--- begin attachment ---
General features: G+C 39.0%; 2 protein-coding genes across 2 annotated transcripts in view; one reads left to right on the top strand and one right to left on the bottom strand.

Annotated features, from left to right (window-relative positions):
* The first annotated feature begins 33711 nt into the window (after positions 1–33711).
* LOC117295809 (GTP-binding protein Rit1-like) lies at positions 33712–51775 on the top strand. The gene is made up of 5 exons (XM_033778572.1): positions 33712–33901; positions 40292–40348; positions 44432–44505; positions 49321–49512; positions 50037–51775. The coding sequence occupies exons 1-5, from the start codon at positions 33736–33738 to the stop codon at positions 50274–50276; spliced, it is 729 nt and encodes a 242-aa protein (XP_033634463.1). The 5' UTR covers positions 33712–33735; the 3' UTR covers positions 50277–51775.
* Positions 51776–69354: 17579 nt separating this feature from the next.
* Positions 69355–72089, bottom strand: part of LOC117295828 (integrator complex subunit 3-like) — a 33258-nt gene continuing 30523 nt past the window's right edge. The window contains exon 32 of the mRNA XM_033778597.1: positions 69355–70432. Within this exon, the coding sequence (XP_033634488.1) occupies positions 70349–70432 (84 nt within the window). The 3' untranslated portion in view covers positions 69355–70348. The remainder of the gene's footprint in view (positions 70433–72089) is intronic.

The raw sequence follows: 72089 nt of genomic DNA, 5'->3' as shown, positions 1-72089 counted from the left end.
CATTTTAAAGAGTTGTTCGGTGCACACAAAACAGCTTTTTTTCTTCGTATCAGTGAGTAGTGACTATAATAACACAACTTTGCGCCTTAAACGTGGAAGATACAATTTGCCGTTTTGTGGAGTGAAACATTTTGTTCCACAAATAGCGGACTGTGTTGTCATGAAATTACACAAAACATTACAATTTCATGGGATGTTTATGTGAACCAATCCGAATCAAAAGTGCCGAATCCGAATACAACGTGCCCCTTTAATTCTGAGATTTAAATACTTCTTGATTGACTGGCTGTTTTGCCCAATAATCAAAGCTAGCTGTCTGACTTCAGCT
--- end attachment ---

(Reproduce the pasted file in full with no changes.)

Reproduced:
General features: G+C 39.0%; 2 protein-coding genes across 2 annotated transcripts in view; one reads left to right on the top strand and one right to left on the bottom strand.

Annotated features, from left to right (window-relative positions):
* The first annotated feature begins 33711 nt into the window (after positions 1–33711).
* LOC117295809 (GTP-binding protein Rit1-like) lies at positions 33712–51775 on the top strand. The gene is made up of 5 exons (XM_033778572.1): positions 33712–33901; positions 40292–40348; positions 44432–44505; positions 49321–49512; positions 50037–51775. The coding sequence occupies exons 1-5, from the start codon at positions 33736–33738 to the stop codon at positions 50274–50276; spliced, it is 729 nt and encodes a 242-aa protein (XP_033634463.1). The 5' UTR covers positions 33712–33735; the 3' UTR covers positions 50277–51775.
* Positions 51776–69354: 17579 nt separating this feature from the next.
* Positions 69355–72089, bottom strand: part of LOC117295828 (integrator complex subunit 3-like) — a 33258-nt gene continuing 30523 nt past the window's right edge. The window contains exon 32 of the mRNA XM_033778597.1: positions 69355–70432. Within this exon, the coding sequence (XP_033634488.1) occupies positions 70349–70432 (84 nt within the window). The 3' untranslated portion in view covers positions 69355–70348. The remainder of the gene's footprint in view (positions 70433–72089) is intronic.

The raw sequence follows: 72089 nt of genomic DNA, 5'->3' as shown, positions 1-72089 counted from the left end.
CATTTTAAAGAGTTGTTCGGTGCACACAAAACAGCTTTTTTTCTTCGTATCAGTGAGTAGTGACTATAATAACACAACTTTGCGCCTTAAACGTGGAAGATACAATTTGCCGTTTTGTGGAGTGAAACATTTTGTTCCACAAATAGCGGACTGTGTTGTCATGAAATTACACAAAACATTACAATTTCATGGGATGTTTATGTGAACCAATCCGAATCAAAAGTGCCGAATCCGAATACAACGTGCCCCTTTAATTCTGAGATTTAAATACTTCTTGATTGACTGGCTGTTTTGCCCAATAATCAAAGCTAGCTGTCTGACTTCAGCT